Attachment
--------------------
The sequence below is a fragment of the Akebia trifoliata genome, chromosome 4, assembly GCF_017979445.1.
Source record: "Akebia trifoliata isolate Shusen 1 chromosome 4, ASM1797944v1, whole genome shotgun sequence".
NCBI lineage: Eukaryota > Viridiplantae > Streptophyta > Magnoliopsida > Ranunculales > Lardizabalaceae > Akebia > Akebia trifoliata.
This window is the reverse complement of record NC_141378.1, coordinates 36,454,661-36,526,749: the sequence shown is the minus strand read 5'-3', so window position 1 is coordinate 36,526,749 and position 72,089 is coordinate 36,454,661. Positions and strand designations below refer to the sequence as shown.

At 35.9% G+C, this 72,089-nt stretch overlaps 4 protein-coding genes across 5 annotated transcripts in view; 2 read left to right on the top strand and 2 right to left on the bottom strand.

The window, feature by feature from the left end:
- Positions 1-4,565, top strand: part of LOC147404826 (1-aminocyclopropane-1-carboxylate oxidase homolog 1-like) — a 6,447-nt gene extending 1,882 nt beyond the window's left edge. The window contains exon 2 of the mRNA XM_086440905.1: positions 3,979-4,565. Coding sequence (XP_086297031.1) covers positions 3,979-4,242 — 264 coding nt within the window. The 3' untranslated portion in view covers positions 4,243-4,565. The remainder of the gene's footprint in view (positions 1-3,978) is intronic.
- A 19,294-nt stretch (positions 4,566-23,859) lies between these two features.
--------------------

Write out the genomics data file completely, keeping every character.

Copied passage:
The sequence below is a fragment of the Akebia trifoliata genome, chromosome 4, assembly GCF_017979445.1.
Source record: "Akebia trifoliata isolate Shusen 1 chromosome 4, ASM1797944v1, whole genome shotgun sequence".
NCBI lineage: Eukaryota > Viridiplantae > Streptophyta > Magnoliopsida > Ranunculales > Lardizabalaceae > Akebia > Akebia trifoliata.
This window is the reverse complement of record NC_141378.1, coordinates 36,454,661-36,526,749: the sequence shown is the minus strand read 5'-3', so window position 1 is coordinate 36,526,749 and position 72,089 is coordinate 36,454,661. Positions and strand designations below refer to the sequence as shown.

At 35.9% G+C, this 72,089-nt stretch overlaps 4 protein-coding genes across 5 annotated transcripts in view; 2 read left to right on the top strand and 2 right to left on the bottom strand.

The window, feature by feature from the left end:
- Positions 1-4,565, top strand: part of LOC147404826 (1-aminocyclopropane-1-carboxylate oxidase homolog 1-like) — a 6,447-nt gene extending 1,882 nt beyond the window's left edge. The window contains exon 2 of the mRNA XM_086440905.1: positions 3,979-4,565. Coding sequence (XP_086297031.1) covers positions 3,979-4,242 — 264 coding nt within the window. The 3' untranslated portion in view covers positions 4,243-4,565. The remainder of the gene's footprint in view (positions 1-3,978) is intronic.
- A 19,294-nt stretch (positions 4,566-23,859) lies between these two features.